By Kallie Strong and Nicola Koper
Most academic studies on bisexual individuals have focused on our higher risk for mental health challenges, such as depression and anxiety. The research study reviewed here, though, looked at the positive side of things, evaluating how bi-positive events might benefit mental health of bi+ folks. Researchers Dr. Christina Dyar and Dr. Bonita London wanted to understand whether and how the frequency of bi-positive events affected three variables: stressors (including internalized bi-negativity, sexual identity uncertainty, and rejection sensitivity), bisexual identity (identity affirmation and the strength of that identification), and finally, symptoms of anxiety and depression.
With that aim, they asked participants to complete one survey a week for three weeks in which participants recorded whether they experienced any bi-positive events—either as a result of self-reflection, or through a conversation or other interaction with someone else. In all, 172 cisgender bi+ women, 20-35 years old, participated.
There are many positive messages in the authors’ results, as more than 95% of participants reported at least one bi-positive event. Experiencing bi-positive events decreased stressors such as internalized bi-negativity and depression, and also increased bisexual identity affirmation and strength of identification as bisexual. Bi+ women also had less anxiety if they received bi-positive messages from other people. Interestingly, the researchers noted that bi+ women who experience a larger number of internal events (such as thinking about bisexuality in a positive way) also experienced more bi-positive events in interactions with other people. While the authors suggest that this might occur because experiencing internal bi-positivity might lead to more bi-positive interactions with other folks, there are a lot of other reasons why this might occur; for example, more bi-positive feedback from the folks who surround bi+ women might lead to more internalized bi-positivity, or bi+ women who are more bi-positive might surround themselves with like-minded allies.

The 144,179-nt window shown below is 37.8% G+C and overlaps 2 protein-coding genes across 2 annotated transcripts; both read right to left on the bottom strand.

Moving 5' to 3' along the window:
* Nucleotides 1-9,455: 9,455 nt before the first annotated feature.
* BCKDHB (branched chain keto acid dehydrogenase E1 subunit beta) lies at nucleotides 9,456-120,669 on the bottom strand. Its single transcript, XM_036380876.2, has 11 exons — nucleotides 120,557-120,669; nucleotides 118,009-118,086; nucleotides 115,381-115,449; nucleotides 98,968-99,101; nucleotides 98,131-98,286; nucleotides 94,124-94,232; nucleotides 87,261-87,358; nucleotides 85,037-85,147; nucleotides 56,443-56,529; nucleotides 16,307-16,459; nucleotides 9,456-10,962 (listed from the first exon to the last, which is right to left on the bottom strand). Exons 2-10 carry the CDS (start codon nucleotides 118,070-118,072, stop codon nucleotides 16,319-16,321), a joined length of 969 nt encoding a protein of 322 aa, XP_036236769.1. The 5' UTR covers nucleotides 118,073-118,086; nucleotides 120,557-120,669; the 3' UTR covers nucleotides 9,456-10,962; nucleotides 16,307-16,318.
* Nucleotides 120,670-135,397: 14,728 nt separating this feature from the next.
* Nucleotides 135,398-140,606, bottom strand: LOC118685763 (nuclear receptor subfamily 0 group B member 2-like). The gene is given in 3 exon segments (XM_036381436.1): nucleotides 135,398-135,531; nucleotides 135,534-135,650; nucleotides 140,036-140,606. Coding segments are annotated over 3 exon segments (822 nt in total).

Like any academic study, this one has limitations that are worth keeping in mind. Firstly, it only considered the experiences of cisgender bisexual women—gender identity is known to have unique impacts on mental health due to different experiences with antibisexual stigma. Secondly, the demographic was relatively homogenous, with most participants being self-identified as “[…] well-educated, middle class, White, living in the urban and suburban areas of the United States and relatively open about their bisexual identities.” Other studies on bisexual individuals of color have shown unique impacts of stigma due to their intersecting identities—something that could not be examined in this study due to its low number of individuals of color.
Perhaps the biggest problem with the study design was that participants did not complete assessments on weeks when they had no bi-positive events—this makes it much harder to know how much of a difference bi-positive events might have on overall mental health. Longer-term studies would also be important, especially for helping bi+ folks learn how to deal with internalized bi-negativity.
Nonetheless, the study still makes it clear that bi-positive events improve the mental health and self-identification of bi+ women. Perhaps the most interesting result is that internal bi-positivity had almost as many benefits as bi-positive feedback from people around us. This suggests that while there are important benefits of surrounding ourselves with allies and bi+ support networks, we can also improve our own mental wellbeing by learning about and focusing on bi pride and bi knowledge. Resources that can help us increase our internalized bi-positivity include podcasts, interviews with bi+ activists, novels, and other media with positive portrayals of bi+ characters, and personal essays by bi+ folks—many of which can be found in Bi Women Quarterly! This study lays the groundwork for future studies delving into bi-positive experiences and their potential for helping bisexual individuals gain more self-affirmation and pride in their own identities. This can help us work towards a world with more internal and external bi-positivity—what could be better than that?
Source: Dyar, C., and London, B. (2018) Bipositive Events: Associations with Proximal Stressors, Bisexual Identity, and Mental Health Among Bisexual Cisgender Women. Psychology of Sexual Orientation and Gender Diversity. Vol. 5, No. 2, 204–219.
Kallie Strong is an undergraduate microbiology student at the University of Manitoba. She lives in Winnipeg with her dog, Hobbes.
Nicola Koper is Dean of Environment at the University of Northern British Columbia in Canada, and a strong advocate for making research results accessible to everyone.
Note: Research Corner articles are written to make academic research about bi+ folks accessible to everyone.